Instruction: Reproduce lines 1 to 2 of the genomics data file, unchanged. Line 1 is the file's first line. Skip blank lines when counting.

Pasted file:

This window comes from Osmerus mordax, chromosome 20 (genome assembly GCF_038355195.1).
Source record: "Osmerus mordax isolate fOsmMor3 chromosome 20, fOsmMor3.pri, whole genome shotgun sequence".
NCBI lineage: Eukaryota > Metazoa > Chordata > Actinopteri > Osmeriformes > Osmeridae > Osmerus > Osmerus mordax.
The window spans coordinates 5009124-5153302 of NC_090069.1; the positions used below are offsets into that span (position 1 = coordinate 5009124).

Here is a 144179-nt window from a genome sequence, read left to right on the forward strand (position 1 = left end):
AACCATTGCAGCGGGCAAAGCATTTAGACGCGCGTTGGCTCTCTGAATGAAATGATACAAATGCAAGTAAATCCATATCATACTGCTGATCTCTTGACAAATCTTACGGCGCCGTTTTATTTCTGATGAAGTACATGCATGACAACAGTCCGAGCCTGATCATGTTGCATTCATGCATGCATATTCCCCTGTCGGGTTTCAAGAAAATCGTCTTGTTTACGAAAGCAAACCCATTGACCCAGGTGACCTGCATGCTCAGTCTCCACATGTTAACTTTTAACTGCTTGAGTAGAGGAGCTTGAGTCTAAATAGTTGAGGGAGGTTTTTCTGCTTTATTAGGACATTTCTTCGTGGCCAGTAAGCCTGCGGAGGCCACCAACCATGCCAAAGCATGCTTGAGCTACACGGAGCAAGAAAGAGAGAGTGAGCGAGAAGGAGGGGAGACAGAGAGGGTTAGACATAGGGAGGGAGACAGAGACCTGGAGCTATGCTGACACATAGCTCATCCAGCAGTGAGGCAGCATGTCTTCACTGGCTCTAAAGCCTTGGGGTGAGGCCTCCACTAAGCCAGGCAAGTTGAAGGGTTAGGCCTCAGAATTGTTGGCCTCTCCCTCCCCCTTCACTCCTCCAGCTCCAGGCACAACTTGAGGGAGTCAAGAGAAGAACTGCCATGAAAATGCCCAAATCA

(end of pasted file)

This window comes from Osmerus mordax, chromosome 20 (genome assembly GCF_038355195.1).
Source record: "Osmerus mordax isolate fOsmMor3 chromosome 20, fOsmMor3.pri, whole genome shotgun sequence".